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Re: [TowerTalk] Antenna eating tree

To: "'Jim Miller'" <JimMiller@STL-OnLine.Net>,"'Rick Tavan N6XI'" <>,"'Wes Attaway (N5WA)'" <>
Subject: Re: [TowerTalk] Antenna eating tree
From: "Robert Carroll" <>
Date: Tue, 5 Sep 2006 16:11:08 -0400
List-post: <>
The marine pulleys from Radio Works and elsewhere are much better than the
run of the mill hardware store pulleys.

Bob W2WG

-----Original Message-----
[] On Behalf Of Jim Miller
Sent: Tuesday, September 05, 2006 10:03 AM
To: Rick Tavan N6XI; Wes Attaway (N5WA)
Cc: Towertalk; Tom Osborne
Subject: Re: [TowerTalk] Antenna eating tree

Absolutely the way to do it.
73, Jim

----- Original Message ----- 
From: "Rick Tavan N6XI" <>
To: "Wes Attaway (N5WA)" <>
Cc: "Towertalk" <>; "Tom Osborne"
Sent: Monday, September 04, 2006 11:30 PM
Subject: Re: [TowerTalk] Antenna eating tree

> A similar technique is to run a line over the tree with a pulley on one
> Run the antenna rope through the pulley. Pull the pulley up into the tree,
> playing antenna rope dead end up through the pulley until the pulleys are
> high and as close to the tree as you wnat them. You have to play the two
> ends (and maybe a supported center) alternately until everything is where
> you want it. Then at each end (and maybe center) you tie off the pulley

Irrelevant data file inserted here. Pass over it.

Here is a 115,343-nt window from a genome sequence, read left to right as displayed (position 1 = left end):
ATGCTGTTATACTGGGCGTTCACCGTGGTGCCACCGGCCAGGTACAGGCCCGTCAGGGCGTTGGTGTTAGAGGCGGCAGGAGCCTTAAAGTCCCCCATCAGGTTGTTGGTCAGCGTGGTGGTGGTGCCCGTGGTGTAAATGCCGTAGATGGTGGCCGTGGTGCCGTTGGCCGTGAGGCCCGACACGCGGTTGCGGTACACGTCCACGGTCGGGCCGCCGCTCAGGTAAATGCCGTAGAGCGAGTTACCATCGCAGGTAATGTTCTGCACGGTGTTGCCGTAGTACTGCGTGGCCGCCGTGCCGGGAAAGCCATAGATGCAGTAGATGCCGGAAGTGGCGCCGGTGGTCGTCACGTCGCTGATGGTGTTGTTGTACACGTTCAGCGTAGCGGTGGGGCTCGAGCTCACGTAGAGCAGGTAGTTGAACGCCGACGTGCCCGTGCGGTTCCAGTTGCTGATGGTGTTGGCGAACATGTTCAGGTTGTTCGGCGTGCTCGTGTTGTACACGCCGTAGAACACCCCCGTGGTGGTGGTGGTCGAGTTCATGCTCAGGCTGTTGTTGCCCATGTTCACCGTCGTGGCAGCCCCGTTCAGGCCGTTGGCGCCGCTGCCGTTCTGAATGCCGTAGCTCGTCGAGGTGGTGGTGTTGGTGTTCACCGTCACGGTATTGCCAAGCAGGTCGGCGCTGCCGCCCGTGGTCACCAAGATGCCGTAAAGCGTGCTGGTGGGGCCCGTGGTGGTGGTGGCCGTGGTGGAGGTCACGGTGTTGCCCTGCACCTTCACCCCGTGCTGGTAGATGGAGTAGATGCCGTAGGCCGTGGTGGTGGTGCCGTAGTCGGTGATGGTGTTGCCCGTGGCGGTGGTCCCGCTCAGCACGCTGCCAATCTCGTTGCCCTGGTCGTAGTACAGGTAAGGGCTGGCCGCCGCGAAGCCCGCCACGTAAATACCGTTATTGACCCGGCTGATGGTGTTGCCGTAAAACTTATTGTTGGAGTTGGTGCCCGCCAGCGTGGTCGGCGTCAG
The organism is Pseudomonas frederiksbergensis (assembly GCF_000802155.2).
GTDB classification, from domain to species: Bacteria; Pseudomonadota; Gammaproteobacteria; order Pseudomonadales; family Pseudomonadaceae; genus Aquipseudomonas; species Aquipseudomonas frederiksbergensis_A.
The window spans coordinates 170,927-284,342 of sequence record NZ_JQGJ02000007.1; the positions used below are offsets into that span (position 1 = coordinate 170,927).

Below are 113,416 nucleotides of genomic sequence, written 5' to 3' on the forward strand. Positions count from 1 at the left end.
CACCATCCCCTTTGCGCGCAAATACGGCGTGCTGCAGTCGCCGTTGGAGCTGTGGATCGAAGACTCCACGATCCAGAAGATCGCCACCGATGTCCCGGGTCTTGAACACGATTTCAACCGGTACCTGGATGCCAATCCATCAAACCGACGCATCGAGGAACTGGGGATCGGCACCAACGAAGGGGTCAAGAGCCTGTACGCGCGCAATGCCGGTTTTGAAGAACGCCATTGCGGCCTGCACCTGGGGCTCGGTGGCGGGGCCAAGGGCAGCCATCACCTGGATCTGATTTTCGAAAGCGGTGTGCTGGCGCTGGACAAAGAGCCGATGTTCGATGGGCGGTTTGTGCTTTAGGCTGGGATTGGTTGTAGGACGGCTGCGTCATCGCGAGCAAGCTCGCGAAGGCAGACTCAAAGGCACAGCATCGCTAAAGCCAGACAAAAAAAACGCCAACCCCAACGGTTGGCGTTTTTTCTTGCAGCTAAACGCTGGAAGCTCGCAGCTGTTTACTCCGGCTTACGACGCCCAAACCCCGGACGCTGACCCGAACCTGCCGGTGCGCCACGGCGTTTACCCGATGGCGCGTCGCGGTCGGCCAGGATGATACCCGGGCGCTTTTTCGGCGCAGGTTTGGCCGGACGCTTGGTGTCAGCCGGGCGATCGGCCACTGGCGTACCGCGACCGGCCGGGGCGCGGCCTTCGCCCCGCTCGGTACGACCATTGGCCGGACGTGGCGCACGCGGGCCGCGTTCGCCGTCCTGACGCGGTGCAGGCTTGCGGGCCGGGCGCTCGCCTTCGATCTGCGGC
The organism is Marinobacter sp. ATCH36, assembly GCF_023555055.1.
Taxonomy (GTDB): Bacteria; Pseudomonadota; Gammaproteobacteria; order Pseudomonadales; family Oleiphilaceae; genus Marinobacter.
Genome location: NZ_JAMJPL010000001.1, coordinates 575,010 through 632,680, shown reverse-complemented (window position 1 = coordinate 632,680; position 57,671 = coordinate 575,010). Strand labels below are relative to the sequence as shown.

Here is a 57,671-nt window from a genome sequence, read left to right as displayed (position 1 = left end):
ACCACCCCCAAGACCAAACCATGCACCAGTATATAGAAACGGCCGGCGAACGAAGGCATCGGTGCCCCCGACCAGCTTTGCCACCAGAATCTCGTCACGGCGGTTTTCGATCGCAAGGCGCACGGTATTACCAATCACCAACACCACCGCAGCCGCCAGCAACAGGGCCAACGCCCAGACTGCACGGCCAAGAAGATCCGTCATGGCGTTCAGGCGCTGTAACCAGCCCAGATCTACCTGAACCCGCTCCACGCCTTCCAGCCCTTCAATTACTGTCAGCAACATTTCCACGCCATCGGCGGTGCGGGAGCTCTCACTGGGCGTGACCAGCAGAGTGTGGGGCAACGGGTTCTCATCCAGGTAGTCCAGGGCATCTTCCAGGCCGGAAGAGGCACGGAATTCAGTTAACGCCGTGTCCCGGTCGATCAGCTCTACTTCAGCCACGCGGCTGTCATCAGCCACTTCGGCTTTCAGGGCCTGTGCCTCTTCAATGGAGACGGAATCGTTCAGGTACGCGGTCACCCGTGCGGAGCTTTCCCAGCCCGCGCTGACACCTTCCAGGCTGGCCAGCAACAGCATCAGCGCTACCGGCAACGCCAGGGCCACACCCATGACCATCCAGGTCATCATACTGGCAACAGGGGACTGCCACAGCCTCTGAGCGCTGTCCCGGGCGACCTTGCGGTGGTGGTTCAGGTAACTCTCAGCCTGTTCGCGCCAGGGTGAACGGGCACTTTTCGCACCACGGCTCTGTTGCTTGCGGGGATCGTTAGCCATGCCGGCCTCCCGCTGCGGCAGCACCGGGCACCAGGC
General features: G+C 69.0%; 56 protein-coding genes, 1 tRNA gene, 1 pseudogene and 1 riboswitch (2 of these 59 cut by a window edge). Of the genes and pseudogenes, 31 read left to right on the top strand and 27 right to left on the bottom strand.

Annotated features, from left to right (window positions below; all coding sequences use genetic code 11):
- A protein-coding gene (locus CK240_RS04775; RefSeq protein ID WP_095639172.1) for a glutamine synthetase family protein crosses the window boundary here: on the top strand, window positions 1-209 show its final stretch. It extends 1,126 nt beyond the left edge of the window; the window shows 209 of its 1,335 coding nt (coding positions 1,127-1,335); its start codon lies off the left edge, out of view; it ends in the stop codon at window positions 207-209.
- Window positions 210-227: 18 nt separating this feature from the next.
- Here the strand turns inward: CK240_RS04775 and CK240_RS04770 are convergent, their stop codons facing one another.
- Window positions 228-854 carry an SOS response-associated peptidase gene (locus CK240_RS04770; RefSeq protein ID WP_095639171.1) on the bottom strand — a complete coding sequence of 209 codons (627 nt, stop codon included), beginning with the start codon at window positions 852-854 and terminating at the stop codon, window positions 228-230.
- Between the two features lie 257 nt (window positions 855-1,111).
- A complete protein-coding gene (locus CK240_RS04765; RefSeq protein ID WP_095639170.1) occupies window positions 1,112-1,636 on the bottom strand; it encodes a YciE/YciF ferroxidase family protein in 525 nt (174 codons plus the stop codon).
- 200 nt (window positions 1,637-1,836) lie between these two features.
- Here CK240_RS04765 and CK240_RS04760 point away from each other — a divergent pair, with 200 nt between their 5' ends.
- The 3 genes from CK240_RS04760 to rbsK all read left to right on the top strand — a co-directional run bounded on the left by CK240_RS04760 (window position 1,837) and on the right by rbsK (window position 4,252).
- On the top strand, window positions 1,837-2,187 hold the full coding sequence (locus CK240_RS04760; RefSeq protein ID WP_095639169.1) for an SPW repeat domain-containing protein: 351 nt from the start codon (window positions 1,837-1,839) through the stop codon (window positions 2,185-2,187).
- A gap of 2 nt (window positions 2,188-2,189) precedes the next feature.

> and the antenna rope at the bottom of the same tree. This has the dual
> benefits of providing some slack through the pulley to compensate for tree
> swaying and preventing the tree limb bark from enveloping the antenna rope
> and making it impossible to take down. The tree can still grow around the
> pulley rope, capturing it, but you can always lower the antenna from the
> pulley. The slack is taken up by "rope over pulley" instead of "rope
> rope," so it should last longer.
> 73,
> /Rick N6XI
> On 9/4/06, Wes Attaway (N5WA) <> wrote:
> >
> > Tom .... one more idea .... people talk about using weights on
> > the down line from a pulley.  I have been using what I think is a
> > better option.  I just loosely wrap the dacron line around the
> > base of the tree and tie it off with a simple loop-type knot
> > (like you would use on a boat to stop a line from running back
> > out).  I'm not sure of the real name for the knot.
> >
> > It really works great because there is some "play" in the line
> > that keeps things from breaking.  The line just pulls up a bit
> > when tension is on it, but the friction around a decent sized
> > tree is enough to stop it from moving very much.  Also, there is
> > no need to screw anything into the base of the tree, or to hang
> > any kind of weight that will swing around in the wind or try to
> > bend your screw-eye.  It does not harm the tree.  Moreover, it is
> > not real obvious and is nice from an esthetic standpoint.  You
> > can just coil the excess line and lay it on the ground and cover
> > it with leaves.
> >
> >
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